Harnessing the Power of Cloud: Creating a secure and reliable business continuity plan
The importance of the cloud in any disaster recovery strategy is invaluable. The potential ripple effect of a service outage – because of a data breach – could lead to lost revenue, halted productivity and eroded customer trust. With the migration to the cloud, business continuity is now more than just disaster recovery.
In the past, business continuity primarily focused on making the data center more recoverable, with the top risks coming from natural disasters, power outages, destruction of infrastructure, etc. Today, in the cloud, the whole approach to business continuity is different. No longer are fires and earthquakes the main concern but instead security breaches; after all, what is the purpose of high availability if you have a corrupted system? The potential ripple effect of a service outage – because of a data breach – could lead to lost revenue, halted productivity and eroded customer trust. With the migration to the cloud, business continuity is now more than just disaster recovery.
The Cloud and Business Continuity
Never assume that the cloud is impervious to failure; downtime can adversely affect any business. At the very least, companies can keep backup copies of mission-critical data and store them in hybrid or multi-cloud architecture. Even better than just creating backups involves proactively planning and preparing ways to minimize both the probability and impact of failure in the cloud.
There are several means by which a company can minimize the probability of a cloud outage, including redundancy, high availability and resiliency. Redundancy in cloud architecture guarantees that one failure has a fallback within the architecture, meaning that hardware, processes, networks, and geography are all aligned to keep a business running in the event of a disturbance. High availability in systems guarantees that it allows a certain percentage of uptime. Similarly, resiliency is a measurement of the ability of the server, storage system, or network to recover and continue without significant operational capabilities. Knowing how these are defined, measured and achieved in the cloud will greatly reduce the likelihood of failure.
While it is key to take preventive measures, cloud failure is sometimes unavoidable – thus, it is necessary to prepare ways to minimize the impacts of cloud outages. Having processes that allow for recoverability of the last-known-good is critical to lessening or even eliminating the effects of data loss. Instilling graceful degradation will prevent catastrophic failure by maintaining limited functionality even if a large portion of a system gets destroyed or compromised. Likewise, having the capability to rebuild environments within the cloud will stave off the worst effects of cloud failure in the wake of a security breach.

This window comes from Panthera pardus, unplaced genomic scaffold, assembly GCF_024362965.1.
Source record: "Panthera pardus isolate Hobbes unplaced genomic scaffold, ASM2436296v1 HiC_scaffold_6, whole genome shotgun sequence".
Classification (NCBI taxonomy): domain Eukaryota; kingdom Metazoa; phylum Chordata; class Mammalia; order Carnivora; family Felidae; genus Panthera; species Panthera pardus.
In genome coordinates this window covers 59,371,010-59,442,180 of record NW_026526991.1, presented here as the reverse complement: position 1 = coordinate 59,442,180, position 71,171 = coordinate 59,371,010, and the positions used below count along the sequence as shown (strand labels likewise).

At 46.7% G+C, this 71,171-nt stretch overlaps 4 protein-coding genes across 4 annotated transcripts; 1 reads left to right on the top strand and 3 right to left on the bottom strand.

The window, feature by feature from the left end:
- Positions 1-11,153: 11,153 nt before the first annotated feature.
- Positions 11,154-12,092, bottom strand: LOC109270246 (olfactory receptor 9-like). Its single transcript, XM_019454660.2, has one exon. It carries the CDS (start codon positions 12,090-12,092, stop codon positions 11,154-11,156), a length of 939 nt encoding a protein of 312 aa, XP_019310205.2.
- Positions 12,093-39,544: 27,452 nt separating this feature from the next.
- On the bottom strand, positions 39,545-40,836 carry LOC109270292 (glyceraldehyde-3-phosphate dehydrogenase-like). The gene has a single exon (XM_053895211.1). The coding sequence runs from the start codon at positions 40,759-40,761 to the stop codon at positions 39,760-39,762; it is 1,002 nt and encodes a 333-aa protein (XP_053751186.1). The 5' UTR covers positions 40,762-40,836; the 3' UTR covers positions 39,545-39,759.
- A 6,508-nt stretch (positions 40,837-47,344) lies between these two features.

Lastly, for those enterprises whose business processes are contingent upon AI, machine learning (ML) and deep learning, the crowning jewel of asset protection is the training model. The dataset on the training model, which trains machine learning (ML) algorithms, is so valuable that the measures taken to safeguard it are worth every penny.
Case in point: disaster recovery for a multinational telecommunications company
Liberty Global is one of the world’s leading converged video, broadband and communications companies; it is responsible for providing reliable, 24/7 service to its growing customer base. Seeing that their current model was not at the required level, Liberty Global turned to EPAM to create a secure disaster recovery (DR) solution. EPAM successfully replicated the full-service ecosystem of Liberty Global’s existing platform – built on Amazon Web Services (AWS); the ecosystem was fully functional and consisted of many applications, hardware, and APIs.
Regarding EPAM’s project with Liberty Global, Robert Koch, the Head of Media & Entertainment at EPAM, emphasized the necessity of network resiliency and business continuity, “Connectivity is not just important for the enterprise, but also people’s day to day lives. Especially when looking at the impact of people working remotely, post COVID – ensuring stability and resiliency is everything.” Koch goes on to highlight the importance of disaster recovery, “The cloud allows telcos to have the capability to come back online as quickly as possible. They need that resiliency; the impact of an outage is so much broader nowadays.”
EPAM’s DR solution for Liberty Global included software development lifestyle cycles, data synchronization, cloud migration, and AWS infrastructure. These features, particularly the migration of Liberty Global’s existing apps to the AWS cloud, helped create a flexible and secure foundation for hybrid cloud transformation. Moreover, EPAM provided Liberty Global with high availability as well as protection from data breaches, the new generation of risk in the cloud.
The importance of the cloud in any disaster recovery strategy is invaluable. The modern challenges of maintaining network stability can impact large organizations like Liberty Global or even small businesses. Although the solution EPAM implemented was made to solve the issues of a major telco provider- such as providing internet across broad parts of the country – DR solutions are not telco specific. Every company should invest in a business community plan because no one is exempt from hacker-related disruption.